Ever wondered why caravans are cool again? One local mum's experience shows that it might be because the journey - which often means the reno - can be as enjoyable as the finished product.
A few years ago, Wollongong photographer Jennifer Piazza Vello completely gutted and renovated her mother's kitchen.
From sketching a smarter layout to tiling the splash back and installing new cabinetry and flooring, she did most of the work.
So when Jennifer decided her next labour of love would be a caravan fixer-upper, she already had the DIY credentials. All she needed was the perfect vintage caravan.
"I knew what I wanted, even down to the layout," the mother-of-two said. "It needed it to sleep four people - bunks at one end, and a double or queen at the other."
A search on Gumtree yielded a wide and weird world of vans: completely gutted vans, vans with no rego, vans that had been renovated and vans that were way too expensive for the condition they were in.
But it was only after she opened up her search Australia-wide that she found the one - a 16-foot Millard with an asking price of $3800 (which she managed to get down to $3000), sitting idly on a property in rural Victoria.
It looked structurally sound and in reasonable condition, but it was the layout that convinced Jennifer to take the plunge.
"I was immediately smitten," she said. "From all my research and pinning on Pinterest, I could already see her potential with minimal fuss ... something I could flip with a splash of paint, new linen and curtains.
"I convinced my other half that it was now or never - life is too short, the kids are growing up too fast and that it would be my project."
The problem of the caravan being in Victoria was solved with a few calls to relatives in that state. They would pick up the van and keep it safe until Jennifer could tow it back to Wollongong.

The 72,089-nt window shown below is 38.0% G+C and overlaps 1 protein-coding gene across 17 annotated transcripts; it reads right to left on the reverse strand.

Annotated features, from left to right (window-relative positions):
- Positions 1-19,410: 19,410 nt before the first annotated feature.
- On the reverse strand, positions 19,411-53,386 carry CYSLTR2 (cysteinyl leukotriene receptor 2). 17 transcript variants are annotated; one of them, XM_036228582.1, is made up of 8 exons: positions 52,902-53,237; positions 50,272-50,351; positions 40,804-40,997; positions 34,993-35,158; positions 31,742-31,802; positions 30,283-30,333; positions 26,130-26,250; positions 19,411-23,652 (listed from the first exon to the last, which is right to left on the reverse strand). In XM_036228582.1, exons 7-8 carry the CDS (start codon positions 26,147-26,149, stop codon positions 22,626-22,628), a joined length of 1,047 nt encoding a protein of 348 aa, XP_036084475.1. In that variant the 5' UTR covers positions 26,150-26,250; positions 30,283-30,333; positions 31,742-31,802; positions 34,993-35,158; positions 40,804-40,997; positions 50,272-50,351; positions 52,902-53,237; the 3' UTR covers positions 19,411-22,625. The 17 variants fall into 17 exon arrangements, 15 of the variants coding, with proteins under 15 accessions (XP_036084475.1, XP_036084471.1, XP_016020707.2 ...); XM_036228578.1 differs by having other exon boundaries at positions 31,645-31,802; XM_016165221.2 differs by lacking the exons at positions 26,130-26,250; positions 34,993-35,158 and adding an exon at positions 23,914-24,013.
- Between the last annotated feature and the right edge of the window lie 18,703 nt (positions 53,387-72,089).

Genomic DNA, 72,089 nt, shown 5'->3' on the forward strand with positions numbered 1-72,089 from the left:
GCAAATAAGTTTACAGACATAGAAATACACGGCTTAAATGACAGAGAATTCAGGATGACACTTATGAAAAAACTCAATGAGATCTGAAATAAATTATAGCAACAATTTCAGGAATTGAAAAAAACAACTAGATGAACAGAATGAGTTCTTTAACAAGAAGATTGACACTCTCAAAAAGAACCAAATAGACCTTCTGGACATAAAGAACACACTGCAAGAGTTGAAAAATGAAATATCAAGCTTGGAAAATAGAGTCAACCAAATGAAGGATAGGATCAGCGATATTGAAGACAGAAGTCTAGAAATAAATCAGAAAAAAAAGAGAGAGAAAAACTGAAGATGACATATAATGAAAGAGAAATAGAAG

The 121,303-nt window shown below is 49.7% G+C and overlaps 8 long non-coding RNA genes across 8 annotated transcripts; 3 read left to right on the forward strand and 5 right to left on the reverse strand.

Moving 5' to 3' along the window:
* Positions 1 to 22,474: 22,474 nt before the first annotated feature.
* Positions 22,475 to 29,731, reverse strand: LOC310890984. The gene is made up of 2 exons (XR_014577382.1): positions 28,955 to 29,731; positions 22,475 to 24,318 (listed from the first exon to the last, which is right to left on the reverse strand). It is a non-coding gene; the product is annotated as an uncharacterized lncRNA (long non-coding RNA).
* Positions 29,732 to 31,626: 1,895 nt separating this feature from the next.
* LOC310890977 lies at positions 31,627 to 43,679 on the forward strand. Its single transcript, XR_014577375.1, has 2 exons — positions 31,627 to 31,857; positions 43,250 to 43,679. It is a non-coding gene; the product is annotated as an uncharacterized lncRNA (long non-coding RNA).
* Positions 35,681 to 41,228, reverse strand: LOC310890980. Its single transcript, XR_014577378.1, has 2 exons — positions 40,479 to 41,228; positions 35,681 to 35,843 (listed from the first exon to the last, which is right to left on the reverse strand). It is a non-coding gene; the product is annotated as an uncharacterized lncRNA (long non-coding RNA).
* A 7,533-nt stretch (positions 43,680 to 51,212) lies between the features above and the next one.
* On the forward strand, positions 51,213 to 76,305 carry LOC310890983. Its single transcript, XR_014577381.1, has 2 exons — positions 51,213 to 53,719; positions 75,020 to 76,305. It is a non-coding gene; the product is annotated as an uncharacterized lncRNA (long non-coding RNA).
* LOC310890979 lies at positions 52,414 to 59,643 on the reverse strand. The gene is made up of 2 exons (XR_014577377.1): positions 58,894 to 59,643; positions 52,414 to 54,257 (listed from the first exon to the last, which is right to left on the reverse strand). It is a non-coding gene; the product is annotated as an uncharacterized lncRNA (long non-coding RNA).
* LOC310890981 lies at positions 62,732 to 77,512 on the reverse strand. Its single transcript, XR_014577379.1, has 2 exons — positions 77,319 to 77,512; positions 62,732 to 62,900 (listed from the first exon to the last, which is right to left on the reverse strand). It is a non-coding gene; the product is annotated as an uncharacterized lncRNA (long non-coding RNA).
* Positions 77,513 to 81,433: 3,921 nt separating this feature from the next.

As the #vanlife movement gathers pace, vintage caravans like this one are being snapped up all over the country.
A search of the hashtag on Instagram brings up millions of posts showing people renovating and relishing their caravans as they look to escape their high-cost, high-stress lives.
Jennifer's own interest in the #vanlife movement sprouted from a desire to relive some of her happiest childhood memories.
"My father owned a pop-top camper van when I was young. I can still remember its smell, the rainbow door curtain and playing shops in its large brown annexe.
"We only went on a few camping trips in it, but I often reminisce about those times - exploring, freedom ... the simple things."
Until this point she'd hoped the reno process would be simple too. But having bought the van sight unseen after being assured it was leak-free, she was in for a rude shock.
An inspection revealed existing water damage in one corner, past damage patched up here and there, and moisture creeping up the cabinets.
Despite feeling like she'd bitten off more than she could chew, Jennifer and her family took the van on the road for a few nights in its original state to get an idea of what worked and what didn't.